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I want to do something like

    hierakiId INT,
    katId INT

DECLARE @id int
SET @id = (SELECT MIN([ID]) FROM [Hieraki] WHERE Navn = 'Sagsskabeloner')

INSERT INTO HierakiMedlem(Navn, HierakiID) 
SELECT s.Navn, @id, s.ID FROM SagSkabelonKategori s

UPDATE s SET s.HierakiMedlem = @idTable.hierakiId
FROM SagSkabelon s INNER JOIN @idTable
ON s.SagSkabelonKategoriID = @idTable.katId

resulting in a map in @idTable, mapping the old to the new identity of each category, so that i can change references as needed. Obviously this results in an error (3rd line) as the SELECT results in more columns than used by the INSERT INTO.

Any suggestions on the cleanest way to do this?

I'm on SQL Server 2005.


now w. complete source code.

We are switching from a semi-flat, non-nested category sorting, to a hierachy based one. All the categories are to be copied as root level nodes in the new hierachy, and the former members of each category must have a new field set referencing the newly created root node.

what i want to do; 1. Copy all categories to the hierachy table, setting their parent (HierakiID) to the same value.

  1. update a column in all references to the categories so they now (also) reference the hierachy nodes.

  2. delete references to categories

  3. delete categories

the tricky part for me is to get a map between the category id and the hierachy id.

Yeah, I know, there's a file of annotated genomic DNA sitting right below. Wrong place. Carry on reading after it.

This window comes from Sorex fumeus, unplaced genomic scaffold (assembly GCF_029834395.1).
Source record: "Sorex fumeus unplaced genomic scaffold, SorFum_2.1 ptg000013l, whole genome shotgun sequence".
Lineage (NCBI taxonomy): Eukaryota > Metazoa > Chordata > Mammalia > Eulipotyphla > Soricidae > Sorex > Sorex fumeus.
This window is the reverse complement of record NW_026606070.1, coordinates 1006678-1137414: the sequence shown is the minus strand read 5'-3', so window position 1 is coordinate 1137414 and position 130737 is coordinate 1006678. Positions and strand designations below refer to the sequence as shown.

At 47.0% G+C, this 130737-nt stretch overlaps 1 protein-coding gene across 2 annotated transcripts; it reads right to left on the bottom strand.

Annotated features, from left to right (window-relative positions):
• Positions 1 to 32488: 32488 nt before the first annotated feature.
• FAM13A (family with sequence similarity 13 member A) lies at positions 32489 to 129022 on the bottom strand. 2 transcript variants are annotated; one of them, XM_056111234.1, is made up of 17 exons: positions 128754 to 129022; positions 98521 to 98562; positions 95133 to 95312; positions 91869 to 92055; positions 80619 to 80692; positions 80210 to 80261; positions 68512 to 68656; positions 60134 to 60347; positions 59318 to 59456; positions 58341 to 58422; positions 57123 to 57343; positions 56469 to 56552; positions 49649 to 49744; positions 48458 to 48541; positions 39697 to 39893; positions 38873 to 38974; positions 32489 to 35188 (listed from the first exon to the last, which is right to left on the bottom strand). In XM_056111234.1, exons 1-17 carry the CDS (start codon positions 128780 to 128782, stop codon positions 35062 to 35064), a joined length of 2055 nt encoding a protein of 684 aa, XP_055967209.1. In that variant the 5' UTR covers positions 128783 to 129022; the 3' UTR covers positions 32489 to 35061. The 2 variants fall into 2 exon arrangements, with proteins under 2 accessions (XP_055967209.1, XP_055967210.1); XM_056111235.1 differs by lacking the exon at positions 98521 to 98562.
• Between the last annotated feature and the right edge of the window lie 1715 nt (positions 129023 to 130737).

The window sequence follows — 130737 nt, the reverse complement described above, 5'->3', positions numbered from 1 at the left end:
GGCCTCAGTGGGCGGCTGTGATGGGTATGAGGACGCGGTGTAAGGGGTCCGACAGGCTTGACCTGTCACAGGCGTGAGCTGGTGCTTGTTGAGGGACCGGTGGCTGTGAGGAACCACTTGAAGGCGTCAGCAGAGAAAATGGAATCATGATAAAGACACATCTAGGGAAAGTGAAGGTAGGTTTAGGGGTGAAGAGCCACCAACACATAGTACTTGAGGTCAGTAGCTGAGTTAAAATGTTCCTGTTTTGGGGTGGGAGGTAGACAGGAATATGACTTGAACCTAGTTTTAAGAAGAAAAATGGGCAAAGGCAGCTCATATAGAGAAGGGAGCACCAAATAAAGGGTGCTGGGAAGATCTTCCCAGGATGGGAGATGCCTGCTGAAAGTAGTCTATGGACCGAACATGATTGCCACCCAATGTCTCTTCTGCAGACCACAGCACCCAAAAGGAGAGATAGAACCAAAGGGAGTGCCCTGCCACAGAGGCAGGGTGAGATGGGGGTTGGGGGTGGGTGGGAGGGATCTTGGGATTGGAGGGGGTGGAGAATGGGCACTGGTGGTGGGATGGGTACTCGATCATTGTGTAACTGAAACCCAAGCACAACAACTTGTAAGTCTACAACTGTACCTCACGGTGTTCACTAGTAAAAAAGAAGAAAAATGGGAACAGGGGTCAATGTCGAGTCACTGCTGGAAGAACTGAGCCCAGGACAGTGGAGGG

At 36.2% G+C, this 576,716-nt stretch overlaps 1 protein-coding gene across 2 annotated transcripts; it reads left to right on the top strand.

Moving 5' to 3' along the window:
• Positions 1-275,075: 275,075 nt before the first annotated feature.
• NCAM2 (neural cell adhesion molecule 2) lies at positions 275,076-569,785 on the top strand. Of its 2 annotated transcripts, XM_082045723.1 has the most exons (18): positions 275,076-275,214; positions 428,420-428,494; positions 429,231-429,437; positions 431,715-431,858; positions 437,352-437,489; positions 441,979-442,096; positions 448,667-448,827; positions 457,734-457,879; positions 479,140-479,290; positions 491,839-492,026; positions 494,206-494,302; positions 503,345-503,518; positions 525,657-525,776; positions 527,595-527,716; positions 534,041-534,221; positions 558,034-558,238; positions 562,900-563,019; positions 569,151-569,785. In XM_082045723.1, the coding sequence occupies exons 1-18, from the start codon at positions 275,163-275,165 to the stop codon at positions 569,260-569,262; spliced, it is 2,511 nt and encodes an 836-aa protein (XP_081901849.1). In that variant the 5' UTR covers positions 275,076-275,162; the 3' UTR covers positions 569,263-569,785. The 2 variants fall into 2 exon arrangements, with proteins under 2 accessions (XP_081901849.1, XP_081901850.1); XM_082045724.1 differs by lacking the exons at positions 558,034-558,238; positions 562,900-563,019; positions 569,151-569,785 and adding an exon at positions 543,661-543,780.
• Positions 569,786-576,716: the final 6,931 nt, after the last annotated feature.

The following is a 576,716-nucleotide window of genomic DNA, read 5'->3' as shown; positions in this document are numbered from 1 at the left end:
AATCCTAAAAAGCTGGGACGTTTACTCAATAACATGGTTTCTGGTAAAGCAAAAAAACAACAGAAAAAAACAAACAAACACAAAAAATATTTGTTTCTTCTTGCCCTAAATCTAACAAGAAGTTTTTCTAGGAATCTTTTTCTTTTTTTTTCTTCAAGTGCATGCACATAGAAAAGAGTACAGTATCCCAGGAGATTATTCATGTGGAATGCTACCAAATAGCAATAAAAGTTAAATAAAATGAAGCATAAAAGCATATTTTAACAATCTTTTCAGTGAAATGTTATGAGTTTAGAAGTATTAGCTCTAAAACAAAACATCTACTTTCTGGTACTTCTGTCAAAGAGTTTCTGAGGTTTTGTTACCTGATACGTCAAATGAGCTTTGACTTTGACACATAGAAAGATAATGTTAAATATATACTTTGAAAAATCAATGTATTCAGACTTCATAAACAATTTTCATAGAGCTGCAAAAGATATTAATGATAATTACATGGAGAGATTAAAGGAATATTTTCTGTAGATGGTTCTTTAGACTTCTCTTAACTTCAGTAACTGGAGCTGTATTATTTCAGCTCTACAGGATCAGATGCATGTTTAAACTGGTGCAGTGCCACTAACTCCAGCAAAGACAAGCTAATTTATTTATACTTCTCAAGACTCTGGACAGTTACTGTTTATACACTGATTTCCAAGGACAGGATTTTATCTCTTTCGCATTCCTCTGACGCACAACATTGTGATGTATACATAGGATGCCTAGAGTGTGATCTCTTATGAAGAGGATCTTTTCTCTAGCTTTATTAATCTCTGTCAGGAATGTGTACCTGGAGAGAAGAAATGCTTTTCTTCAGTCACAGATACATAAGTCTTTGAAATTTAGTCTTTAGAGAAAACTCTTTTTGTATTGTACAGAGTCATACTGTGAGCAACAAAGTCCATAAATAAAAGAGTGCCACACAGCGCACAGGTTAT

share|improve this question
You can use merge instead of insert. Look here… and here… – Mikael Eriksson Jun 6 '11 at 13:14
sadly not a possibility. Forgot to mention that I'm on SQL Server 2005. – hhravn Jun 6 '11 at 13:53

In an INSERT statement OUTPUT can only project columns from the INSERTED table. And your SELECT must match the INSERT. Assuming HierakiMedlem.ID is an generated identity value, then try something like:

INSERT INTO HierakiMedlem(Navn, HierakiID) 
   INTO @idTable (ID, HierakiID)
SELECT s.Navn, s.ID 
FROM SagSkabelonKategori s

Your subsequent update uses column names like @idTable.katId which is not possible for me to guess what it means to be. So is likely my answer won't compile directly, but if you want a correct answer you should, always, include the exact definition of your tables (including table variables).

share|improve this answer
sorry about that. Updated the post. – hhravn Jun 7 '11 at 6:53

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